Heeellooo, Dear Readers! Today I bring you a teensy snippet of the upcoming Daughter of the Flames companion novel FrostFire, which is coming out from Walker Books in July of this year. Since the manuscript is in edits now, there's less chance than usual of this scene being significantly cut or changed, but you never know, so bear that in mind.
Since this is probably the last sample I'll be able to post for some time (if at all), it seemed only fitting to head back to the beginning of the book. Or...nearly the beginning. There's a preface, but that would give away far too much, my pretties (mwaa haa haa!). So here's the start of the first chapter proper. Click the cut for more:
My mouth tasted of dust and iron.
The cool white mists that rolled down the mountain slopes in the early morning had burned away, and the sun was directly overhead. Now and again a sudden, blinding flash of light would pierce the silvery blue leaf canopy, dazzling me. I had learned to walk with eyelids half closed.
My hips and feet ached like a half healed bruise. Sweat itched at the small of my back, in the bends of my knees and elbows. Waving strands of dark hair worked free of the braid pinned up around my head, and clung damply to my skin, no matter how often I tried to brush them back.
I’d been walking a long time.
I was blowing hair out of my face again when the dry earth gave way beneath my left boot. I lurched sideways and snatched at the waxy tree roots thrusting out of the hillside, dragging myself away from the edge. The path was dangerously narrow and winding. If I tumbled off, it was a very long fall down the steep layers of terraces into the river I could hear thundering below. I’d likely never get the chance to climb back up again.
I regained my footing, then sighed tiredly, letting go of the roots to shake red soil off my hands. The first few times the path had betrayed me my heart had pounded and my fingers had shaken. But I was too weary to get excited about these brushes with death anymore.
The bush ahead of me rustled.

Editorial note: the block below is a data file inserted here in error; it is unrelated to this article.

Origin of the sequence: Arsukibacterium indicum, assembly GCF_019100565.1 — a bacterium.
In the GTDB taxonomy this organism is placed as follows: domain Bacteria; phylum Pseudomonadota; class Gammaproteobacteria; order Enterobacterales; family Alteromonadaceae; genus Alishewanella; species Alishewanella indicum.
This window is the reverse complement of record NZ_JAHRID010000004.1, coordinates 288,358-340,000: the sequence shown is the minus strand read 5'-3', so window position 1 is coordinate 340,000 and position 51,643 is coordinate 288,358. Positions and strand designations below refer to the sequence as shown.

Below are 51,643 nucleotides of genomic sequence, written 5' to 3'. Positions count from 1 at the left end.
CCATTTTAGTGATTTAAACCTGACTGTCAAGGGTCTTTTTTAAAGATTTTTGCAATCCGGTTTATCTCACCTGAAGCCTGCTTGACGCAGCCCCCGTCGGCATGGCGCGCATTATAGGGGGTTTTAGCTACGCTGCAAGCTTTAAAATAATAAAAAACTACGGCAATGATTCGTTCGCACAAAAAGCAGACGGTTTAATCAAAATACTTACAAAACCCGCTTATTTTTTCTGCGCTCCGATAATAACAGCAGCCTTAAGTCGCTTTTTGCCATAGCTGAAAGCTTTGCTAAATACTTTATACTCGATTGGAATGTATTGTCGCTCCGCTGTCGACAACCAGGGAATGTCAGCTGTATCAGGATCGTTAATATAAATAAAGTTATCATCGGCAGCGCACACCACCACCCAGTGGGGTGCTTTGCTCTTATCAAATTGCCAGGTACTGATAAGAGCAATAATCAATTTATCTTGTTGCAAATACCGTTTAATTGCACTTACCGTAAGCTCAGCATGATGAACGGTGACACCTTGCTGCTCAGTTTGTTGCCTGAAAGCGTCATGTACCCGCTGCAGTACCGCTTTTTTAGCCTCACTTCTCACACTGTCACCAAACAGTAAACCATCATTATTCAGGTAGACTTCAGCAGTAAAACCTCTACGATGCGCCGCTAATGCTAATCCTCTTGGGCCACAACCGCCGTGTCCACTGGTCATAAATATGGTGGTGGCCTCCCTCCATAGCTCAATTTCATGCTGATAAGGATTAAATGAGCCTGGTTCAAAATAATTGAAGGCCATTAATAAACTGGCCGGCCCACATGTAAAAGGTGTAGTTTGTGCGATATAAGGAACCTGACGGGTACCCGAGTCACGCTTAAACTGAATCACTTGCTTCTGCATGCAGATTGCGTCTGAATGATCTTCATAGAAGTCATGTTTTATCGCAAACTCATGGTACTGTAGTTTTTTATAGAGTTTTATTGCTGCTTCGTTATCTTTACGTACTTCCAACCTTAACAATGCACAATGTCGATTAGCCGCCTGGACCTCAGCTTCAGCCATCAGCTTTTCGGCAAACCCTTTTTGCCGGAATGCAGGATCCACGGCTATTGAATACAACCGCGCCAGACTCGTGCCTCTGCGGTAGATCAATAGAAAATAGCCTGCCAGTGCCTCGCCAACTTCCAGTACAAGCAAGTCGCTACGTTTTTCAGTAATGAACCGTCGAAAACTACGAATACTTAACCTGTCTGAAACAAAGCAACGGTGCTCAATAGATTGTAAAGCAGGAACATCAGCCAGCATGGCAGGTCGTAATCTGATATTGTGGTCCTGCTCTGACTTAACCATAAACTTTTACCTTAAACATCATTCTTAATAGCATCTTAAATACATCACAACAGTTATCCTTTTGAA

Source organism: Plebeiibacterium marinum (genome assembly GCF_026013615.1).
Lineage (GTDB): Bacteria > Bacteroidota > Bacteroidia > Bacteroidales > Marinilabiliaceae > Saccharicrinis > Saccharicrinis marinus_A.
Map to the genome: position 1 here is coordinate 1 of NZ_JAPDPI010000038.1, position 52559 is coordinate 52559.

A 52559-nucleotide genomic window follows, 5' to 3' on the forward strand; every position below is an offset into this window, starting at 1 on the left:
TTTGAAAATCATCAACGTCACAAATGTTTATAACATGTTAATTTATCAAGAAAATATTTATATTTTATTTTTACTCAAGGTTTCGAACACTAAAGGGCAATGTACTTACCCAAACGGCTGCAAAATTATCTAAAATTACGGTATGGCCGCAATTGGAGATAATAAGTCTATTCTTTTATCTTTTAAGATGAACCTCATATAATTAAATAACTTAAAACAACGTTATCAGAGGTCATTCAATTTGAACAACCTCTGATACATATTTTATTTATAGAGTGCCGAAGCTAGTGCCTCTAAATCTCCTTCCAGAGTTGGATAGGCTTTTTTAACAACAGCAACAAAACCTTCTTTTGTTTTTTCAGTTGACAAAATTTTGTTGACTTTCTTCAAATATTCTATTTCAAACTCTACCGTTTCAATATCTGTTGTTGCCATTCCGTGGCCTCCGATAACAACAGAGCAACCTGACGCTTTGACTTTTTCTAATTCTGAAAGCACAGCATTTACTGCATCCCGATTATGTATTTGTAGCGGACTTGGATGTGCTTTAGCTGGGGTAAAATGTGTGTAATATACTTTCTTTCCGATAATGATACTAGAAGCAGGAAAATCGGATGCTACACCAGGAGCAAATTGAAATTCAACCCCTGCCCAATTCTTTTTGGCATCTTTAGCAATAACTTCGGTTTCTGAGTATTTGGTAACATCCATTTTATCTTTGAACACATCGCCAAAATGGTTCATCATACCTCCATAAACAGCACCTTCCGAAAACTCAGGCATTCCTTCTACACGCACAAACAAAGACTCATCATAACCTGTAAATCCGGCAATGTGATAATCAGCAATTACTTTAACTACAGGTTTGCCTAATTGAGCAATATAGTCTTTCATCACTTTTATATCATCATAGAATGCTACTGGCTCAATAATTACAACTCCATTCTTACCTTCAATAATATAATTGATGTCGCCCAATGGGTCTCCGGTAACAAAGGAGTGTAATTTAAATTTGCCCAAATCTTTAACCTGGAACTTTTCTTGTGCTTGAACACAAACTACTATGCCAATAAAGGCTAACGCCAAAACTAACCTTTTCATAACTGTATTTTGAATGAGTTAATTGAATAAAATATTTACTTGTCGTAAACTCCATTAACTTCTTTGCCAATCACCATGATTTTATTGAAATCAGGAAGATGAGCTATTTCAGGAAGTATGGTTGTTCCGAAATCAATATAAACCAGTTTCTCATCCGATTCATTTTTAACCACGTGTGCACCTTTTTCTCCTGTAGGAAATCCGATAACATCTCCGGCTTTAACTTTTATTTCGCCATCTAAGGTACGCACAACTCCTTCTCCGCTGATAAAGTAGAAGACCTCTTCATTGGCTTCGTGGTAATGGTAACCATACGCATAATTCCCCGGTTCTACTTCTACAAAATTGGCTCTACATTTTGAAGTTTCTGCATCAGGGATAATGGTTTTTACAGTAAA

Something was shifting in the foliage. Something big.
A bandit? No. The bush wasn’t big enough.
Animal then. Leopard?
I couldn’t outrun a leopard.
My feet felt as if they had rooted into the crumbling earth. I swallowed hard, and slowly, slowly, slowly reached back for the handle of my father’s axe, which was secured across the top of my pack.
A massive blue pheasant burst out of the bush. The fan shaped copper tail nearly grazed my face as it flew up, filling the air with a frantic beating of wings that seemed to mock my speeding heartbeat. As the bird disappeared into the trees my hand fell limply from the axe. Just a bird. Just a bird.
I squeezed my eyes shut, taking deep, careful breaths as the world swam around me. Too weary to be excited by brushes with death? Oh, father – the lies I tell.
My stomach rumbled loudly, and I let out a weak laugh. I scrubbed my face roughly with both dusty hands, then turned off the path and clambered up the slope until I found a thick clump of glossy purple shrubs that would hide me from anyone passing below. I sank down in the shelter of the leaves and shrugged off the leather pack. My shoulders crunched with the movement. I groaned, stretching out aching legs and rotating my feet in their heavy boots.
From my new vantage point above the path, I could see the bright glint of water through the trees. The River Mesgao. Not far to go now. I just had to follow the river, and it would take me where I needed to go. My blood surged with hope and longing – and fear.
I had come such a very long way.